ISIS-Captured Assyrian Christians Say ‘We Did Not Believe We Would Come Out Alive’

Assyrians from Tel Goran village, abducted by Islamic State kidnappers in late February, were released and returned safely in Hassaka on March 2. (Courtesy/CAPNI/World Watch Monitor)
Assyrians from Tel Goran village, abducted by Islamic State kidnappers in late February, were released and returned safely in Hassaka on March 2. (Courtesy/CAPNI/World Watch Monitor)

Ten days after the self-proclaimed Islamic State’s harsh offensive emptied out a cluster of Assyrian Christian villages in northeast Syria, the extremists’ intentions toward their 220 or more Christian hostages remain unclear.

According to the Syrian Observatory for Human Rights, an Assyrian commander said IS extremists released 29 of their Christian hostages on March 1, citing a so-called “Sharia court decision” to set them free. But the first group of released captives to reach safety in Hassaka city on March 2 numbered only 19.

All in their 50s or older, the 19 former captives included 17 men and two women. All were civilians from Tel Goran village, except for one hostage believed to have been captured by IS a month earlier. Local Sunni Arab leaders reportedly helped negotiate for the release of the Tel Goran hostages.

“We did not believe that we would come out alive,” one of the released Christians later told the Assyrian International News Agency. “We were in constant fear.”

On March 3, four more hostages, including a 6-year-old girl named Mariana and her great aunt, were released and welcomed to Hassaka by crowds of relieved Assyrians. Although the militants ordered the release of Mariana’s father in the first group of captives, they demanded he return to pay a ransom before they would set his daughter free. The other two released Assyrians were from a separate village, Tel Shamiran. According to one of the released Tel Goran hostages who spoke by telephone with AINA, everyone in the small village was awakened, rounded up and kept under guard during the initial three hours of fighting in the early hours of Feb. 23. The 17 men and four women were driven to Mt. Abdul Aziz for the first night, and then the next morning driven north another four hours into the mountains.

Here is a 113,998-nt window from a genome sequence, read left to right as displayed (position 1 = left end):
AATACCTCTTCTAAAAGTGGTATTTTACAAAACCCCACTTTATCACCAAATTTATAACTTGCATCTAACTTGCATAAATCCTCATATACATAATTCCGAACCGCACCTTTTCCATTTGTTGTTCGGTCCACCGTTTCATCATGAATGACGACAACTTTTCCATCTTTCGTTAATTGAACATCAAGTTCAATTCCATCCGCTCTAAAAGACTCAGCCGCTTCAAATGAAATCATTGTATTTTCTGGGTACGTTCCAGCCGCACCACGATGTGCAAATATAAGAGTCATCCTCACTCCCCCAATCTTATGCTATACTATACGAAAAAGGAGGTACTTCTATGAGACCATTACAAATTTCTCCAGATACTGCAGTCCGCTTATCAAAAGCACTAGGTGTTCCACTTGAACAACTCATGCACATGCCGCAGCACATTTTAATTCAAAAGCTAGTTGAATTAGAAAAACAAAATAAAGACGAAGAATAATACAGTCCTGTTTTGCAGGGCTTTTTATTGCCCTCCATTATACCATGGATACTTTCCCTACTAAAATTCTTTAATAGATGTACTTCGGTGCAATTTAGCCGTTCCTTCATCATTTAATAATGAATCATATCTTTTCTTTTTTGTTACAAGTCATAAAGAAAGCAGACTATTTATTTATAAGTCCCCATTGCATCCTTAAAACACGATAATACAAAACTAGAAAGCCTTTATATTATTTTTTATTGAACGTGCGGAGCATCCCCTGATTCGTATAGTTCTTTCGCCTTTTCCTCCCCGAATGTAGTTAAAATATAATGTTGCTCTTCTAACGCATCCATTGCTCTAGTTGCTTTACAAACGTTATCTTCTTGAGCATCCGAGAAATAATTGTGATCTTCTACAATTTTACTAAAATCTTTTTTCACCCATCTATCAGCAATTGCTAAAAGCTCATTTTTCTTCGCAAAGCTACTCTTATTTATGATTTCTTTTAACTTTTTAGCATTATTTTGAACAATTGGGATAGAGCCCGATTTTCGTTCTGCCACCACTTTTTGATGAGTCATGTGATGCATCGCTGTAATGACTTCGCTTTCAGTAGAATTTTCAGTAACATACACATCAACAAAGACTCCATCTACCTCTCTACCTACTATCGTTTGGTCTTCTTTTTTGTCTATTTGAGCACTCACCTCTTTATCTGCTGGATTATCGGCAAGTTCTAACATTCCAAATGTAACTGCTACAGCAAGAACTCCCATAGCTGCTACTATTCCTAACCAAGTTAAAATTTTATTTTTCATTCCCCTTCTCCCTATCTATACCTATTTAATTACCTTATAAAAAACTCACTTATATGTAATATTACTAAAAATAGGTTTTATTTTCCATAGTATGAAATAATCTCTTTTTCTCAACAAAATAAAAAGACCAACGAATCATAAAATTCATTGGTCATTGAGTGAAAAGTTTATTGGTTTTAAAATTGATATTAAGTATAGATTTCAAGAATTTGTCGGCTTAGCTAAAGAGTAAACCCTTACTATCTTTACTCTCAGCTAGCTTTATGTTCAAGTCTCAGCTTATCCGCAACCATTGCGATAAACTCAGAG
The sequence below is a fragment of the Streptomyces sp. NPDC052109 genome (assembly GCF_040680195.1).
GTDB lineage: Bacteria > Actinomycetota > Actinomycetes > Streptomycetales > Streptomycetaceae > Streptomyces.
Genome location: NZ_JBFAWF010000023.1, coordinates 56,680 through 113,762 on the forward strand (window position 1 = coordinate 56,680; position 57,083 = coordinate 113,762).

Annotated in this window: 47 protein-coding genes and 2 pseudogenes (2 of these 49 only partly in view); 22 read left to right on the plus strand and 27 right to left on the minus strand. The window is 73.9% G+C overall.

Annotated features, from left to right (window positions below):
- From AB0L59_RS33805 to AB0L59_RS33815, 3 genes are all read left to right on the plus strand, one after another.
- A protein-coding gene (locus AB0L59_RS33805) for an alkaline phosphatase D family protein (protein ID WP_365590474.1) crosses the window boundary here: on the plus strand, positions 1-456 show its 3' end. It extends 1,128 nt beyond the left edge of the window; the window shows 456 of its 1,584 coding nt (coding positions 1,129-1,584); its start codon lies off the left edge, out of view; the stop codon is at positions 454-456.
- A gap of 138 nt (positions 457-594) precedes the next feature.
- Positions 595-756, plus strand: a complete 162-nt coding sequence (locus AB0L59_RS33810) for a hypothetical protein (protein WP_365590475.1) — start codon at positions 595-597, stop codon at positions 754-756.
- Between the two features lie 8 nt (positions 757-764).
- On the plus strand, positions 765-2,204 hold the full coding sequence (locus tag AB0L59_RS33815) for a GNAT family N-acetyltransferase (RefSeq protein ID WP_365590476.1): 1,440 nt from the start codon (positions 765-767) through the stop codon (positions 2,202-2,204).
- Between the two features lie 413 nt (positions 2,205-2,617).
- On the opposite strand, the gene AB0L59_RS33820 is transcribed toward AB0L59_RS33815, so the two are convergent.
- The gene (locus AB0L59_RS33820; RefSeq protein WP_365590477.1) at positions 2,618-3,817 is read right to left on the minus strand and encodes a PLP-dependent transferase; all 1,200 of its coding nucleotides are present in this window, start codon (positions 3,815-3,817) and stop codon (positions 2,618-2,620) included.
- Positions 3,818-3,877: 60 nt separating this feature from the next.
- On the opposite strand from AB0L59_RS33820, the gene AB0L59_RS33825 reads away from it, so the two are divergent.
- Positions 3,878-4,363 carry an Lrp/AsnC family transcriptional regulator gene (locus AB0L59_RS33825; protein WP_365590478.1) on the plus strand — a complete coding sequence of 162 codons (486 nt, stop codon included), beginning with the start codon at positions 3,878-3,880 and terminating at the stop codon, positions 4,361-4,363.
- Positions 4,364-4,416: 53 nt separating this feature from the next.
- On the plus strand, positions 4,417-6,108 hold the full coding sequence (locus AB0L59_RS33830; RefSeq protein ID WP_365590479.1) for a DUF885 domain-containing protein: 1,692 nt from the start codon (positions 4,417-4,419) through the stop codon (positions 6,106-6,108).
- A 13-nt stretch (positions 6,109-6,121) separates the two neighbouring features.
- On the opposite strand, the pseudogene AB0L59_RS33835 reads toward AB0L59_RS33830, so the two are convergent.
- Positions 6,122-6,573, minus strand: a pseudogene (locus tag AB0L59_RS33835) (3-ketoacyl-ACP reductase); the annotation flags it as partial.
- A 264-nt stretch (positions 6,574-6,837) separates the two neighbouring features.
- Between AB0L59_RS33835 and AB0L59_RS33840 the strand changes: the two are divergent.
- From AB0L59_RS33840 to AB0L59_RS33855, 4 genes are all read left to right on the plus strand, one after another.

For the next five days, he said, “They kept pressuring us to convert to Islam. It was their constant focus. But we were not mistreated.” When the Christians refused to convert, they were told they must then pay the jizya “tax” for not becoming Muslims.

“We said we would pay the jizya, but we would not convert.” Later, their captors said they would not collect the jizra, since villagers had not fought against them. But the condition of their release, the Islamic State fighters said, was that the Christians could not return to their village.

“They said if we returned and they captured us again, they would kill us. They would behead the men and enslave the women.”

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SOURCE: World Watch Monitor
Barbara G. Baker

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